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Tank Commander leads A's to (draft pick) victory

Edward Mujica, to whom Athletics Nation has bestowed the "Tank Commander" nickname, did his job, setting up a bases-loaded no out situation for Fernando Abad to get walked off by the Angels, 5-4.

Coco got a hit in the 9th!
Coco got a hit in the 9th!
Stephen Dunn/Getty Images

This game was kind of interesting, but not too interesting, like winning baseball interesting, because we definitely wouldn't want that. That being said it was interesting enough to write about, I suppose.

The A's took an early lead on a very poorly executed rundown on a potential sacrifice fly by Billy Butler. Billy Burns hit the brakes on his run home, drew a throwing error and scored easily. The Angels do not look like a playoff team.

Felix Doubront wasn't good, but he did his job, which was to go at least 5 innings. He made it to 6 looking positively mediocre. Somehow he got out of a jam by getting Mike Trout and Albert Pujols to pop out though. I have no idea how he did that. On the flip side he allowed Pujols' career homer #558. 6 innings, 4 runs. A palatable steroid-era line...but pretty much tank-worthy in 2015.

When the Angels took the lead in the third, 2-1, it seemed like they were going to blow it open. But Doubront limited the damage, and then Marcus Semien tied it up with his 14th homer of the season. The Angels took a 3-2 lead, but the A's came back in the 6th. They were still fighting. Billy Butler's double to the opposite field set up runners on second and third with one out. Brett Lawrie scored on a sacrifice fly, and Butler moved to third. Semien walked and then Coco Crisp, pinch hitting for Gentry knocked in Butler. Semien tried to go first to third on the bloop and was thrown out on a nice throw by Kole Calhoun. The A's did get the lead, 4-3, but they might have had more if Semien didn't make the last out at third.

Immediately the Angels tied it up on the aforementioned Pujols homer and both bullpens were effective. Fernando Rodriguez, Daniel Coulombe, and Edward Mujica managed to combine for two scoreless innings.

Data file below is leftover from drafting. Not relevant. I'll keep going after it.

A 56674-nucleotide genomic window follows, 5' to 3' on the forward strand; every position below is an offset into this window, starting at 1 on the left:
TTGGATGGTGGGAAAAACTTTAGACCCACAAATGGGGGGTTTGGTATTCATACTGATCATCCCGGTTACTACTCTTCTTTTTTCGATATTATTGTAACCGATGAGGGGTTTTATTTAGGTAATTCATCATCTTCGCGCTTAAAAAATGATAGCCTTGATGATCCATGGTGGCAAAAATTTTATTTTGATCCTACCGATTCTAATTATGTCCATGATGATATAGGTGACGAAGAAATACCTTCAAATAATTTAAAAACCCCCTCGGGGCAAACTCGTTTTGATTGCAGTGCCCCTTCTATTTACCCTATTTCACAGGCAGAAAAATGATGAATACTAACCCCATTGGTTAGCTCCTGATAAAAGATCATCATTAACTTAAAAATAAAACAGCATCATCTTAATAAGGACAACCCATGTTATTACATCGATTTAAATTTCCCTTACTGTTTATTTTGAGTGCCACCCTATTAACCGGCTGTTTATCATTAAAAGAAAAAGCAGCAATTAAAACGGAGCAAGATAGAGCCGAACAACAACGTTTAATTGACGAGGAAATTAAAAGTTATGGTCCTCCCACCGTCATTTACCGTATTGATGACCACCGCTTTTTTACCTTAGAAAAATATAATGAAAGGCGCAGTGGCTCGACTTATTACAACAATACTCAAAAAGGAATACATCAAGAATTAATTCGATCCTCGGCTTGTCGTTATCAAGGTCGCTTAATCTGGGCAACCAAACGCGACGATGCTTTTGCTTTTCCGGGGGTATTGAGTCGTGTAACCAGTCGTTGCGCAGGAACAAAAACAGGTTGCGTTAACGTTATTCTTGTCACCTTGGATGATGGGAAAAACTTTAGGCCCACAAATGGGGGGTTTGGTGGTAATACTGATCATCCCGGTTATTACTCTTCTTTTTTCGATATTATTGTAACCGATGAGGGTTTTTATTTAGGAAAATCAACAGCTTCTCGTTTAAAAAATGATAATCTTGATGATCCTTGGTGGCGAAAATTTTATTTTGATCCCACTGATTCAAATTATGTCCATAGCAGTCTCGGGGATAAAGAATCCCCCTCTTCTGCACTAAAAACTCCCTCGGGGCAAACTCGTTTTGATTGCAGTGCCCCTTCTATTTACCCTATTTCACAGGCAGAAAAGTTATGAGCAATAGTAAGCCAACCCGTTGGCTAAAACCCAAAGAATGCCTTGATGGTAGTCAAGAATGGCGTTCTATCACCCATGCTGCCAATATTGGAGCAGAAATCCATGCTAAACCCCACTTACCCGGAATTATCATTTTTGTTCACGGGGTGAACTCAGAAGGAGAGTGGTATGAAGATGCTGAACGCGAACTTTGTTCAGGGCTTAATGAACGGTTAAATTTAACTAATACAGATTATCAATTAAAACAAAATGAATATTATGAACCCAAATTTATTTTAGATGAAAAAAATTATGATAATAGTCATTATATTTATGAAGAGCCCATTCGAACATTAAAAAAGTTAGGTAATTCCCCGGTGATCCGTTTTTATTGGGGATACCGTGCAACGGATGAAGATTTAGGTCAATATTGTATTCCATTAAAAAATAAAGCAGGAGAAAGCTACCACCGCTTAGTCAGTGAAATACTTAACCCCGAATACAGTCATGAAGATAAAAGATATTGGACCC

In the ninth, the A's threatened with a Coco Crisp leadoff base hit followed by a very nice sac bunt by Bryan "Jesus" Anderson. Unfortunately Coco languished on the bases and the A's failed to score.

Edward "Tank Commander" Mujica had already uncharacteristically gotten two outs in the eighth. But no worries. In the 9th he took charge and rallied the troops to another loss. He got a little creative though. After a leadoff single he coaxed a grounder off the bat of David Freese. Rather than throw him out at first, Mujica fielded the bouncer and threw the ball at Freese. Innovative. That gave the Angels runners at second and third with no outs. BoMel called for the intentional walk to load the bases, then made the most pointless pitching change of the night (in a game featuring Mike Scoscia even!) by sending in Fernando Abad to do what he has done so many times this year. Presumably Mujica had trained his troops to get the job done. Mercifully, Abad didn't waste any time, allowing the game-winning hit to David Murphy, the first and only batter he faced. Mission accomplished.

Also, this likely will be my last recap of the season, so I want to thank all the members of Athletics Nation and the rest of the front page crew, who make this gig really freaking fun. I would have no interest writing if it wasn't for the great discussions and hilarious comments that keep me going all season (and offseason). I haven't experienced a non-playoff year as a writer on the site, and there's an unmistakable feeling that the season is ending prematurely. But by the same token I'll enjoy a stress-free postseason and hopefully an active never know what Billy Beane has in store.